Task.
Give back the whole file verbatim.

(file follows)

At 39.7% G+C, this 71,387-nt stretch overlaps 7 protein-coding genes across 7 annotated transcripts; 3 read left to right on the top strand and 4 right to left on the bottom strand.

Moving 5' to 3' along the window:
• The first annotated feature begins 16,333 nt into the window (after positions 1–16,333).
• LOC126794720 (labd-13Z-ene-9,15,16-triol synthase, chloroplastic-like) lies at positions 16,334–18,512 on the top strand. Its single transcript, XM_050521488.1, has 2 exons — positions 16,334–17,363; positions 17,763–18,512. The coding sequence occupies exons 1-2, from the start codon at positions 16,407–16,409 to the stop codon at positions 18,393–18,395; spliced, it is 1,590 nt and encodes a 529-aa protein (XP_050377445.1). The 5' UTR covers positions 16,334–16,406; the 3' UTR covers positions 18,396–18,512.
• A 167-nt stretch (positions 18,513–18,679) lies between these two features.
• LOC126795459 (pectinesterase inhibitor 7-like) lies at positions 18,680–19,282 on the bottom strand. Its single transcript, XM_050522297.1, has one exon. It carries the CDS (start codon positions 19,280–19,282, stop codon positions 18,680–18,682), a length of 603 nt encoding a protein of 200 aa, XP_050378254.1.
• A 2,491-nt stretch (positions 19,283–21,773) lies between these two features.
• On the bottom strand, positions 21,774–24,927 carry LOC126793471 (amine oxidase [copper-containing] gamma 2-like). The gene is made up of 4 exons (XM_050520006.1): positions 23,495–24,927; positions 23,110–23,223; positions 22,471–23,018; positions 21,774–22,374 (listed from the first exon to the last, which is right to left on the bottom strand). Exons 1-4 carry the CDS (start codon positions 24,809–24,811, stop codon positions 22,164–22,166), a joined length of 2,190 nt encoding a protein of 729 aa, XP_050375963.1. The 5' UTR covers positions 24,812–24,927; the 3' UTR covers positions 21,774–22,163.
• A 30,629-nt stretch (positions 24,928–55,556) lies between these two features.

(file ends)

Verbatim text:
At 39.7% G+C, this 71,387-nt stretch overlaps 7 protein-coding genes across 7 annotated transcripts; 3 read left to right on the top strand and 4 right to left on the bottom strand.

Moving 5' to 3' along the window:
• The first annotated feature begins 16,333 nt into the window (after positions 1–16,333).
• LOC126794720 (labd-13Z-ene-9,15,16-triol synthase, chloroplastic-like) lies at positions 16,334–18,512 on the top strand. Its single transcript, XM_050521488.1, has 2 exons — positions 16,334–17,363; positions 17,763–18,512. The coding sequence occupies exons 1-2, from the start codon at positions 16,407–16,409 to the stop codon at positions 18,393–18,395; spliced, it is 1,590 nt and encodes a 529-aa protein (XP_050377445.1). The 5' UTR covers positions 16,334–16,406; the 3' UTR covers positions 18,396–18,512.
• A 167-nt stretch (positions 18,513–18,679) lies between these two features.
• LOC126795459 (pectinesterase inhibitor 7-like) lies at positions 18,680–19,282 on the bottom strand. Its single transcript, XM_050522297.1, has one exon. It carries the CDS (start codon positions 19,280–19,282, stop codon positions 18,680–18,682), a length of 603 nt encoding a protein of 200 aa, XP_050378254.1.
• A 2,491-nt stretch (positions 19,283–21,773) lies between these two features.
• On the bottom strand, positions 21,774–24,927 carry LOC126793471 (amine oxidase [copper-containing] gamma 2-like). The gene is made up of 4 exons (XM_050520006.1): positions 23,495–24,927; positions 23,110–23,223; positions 22,471–23,018; positions 21,774–22,374 (listed from the first exon to the last, which is right to left on the bottom strand). Exons 1-4 carry the CDS (start codon positions 24,809–24,811, stop codon positions 22,164–22,166), a joined length of 2,190 nt encoding a protein of 729 aa, XP_050375963.1. The 5' UTR covers positions 24,812–24,927; the 3' UTR covers positions 21,774–22,163.
• A 30,629-nt stretch (positions 24,928–55,556) lies between these two features.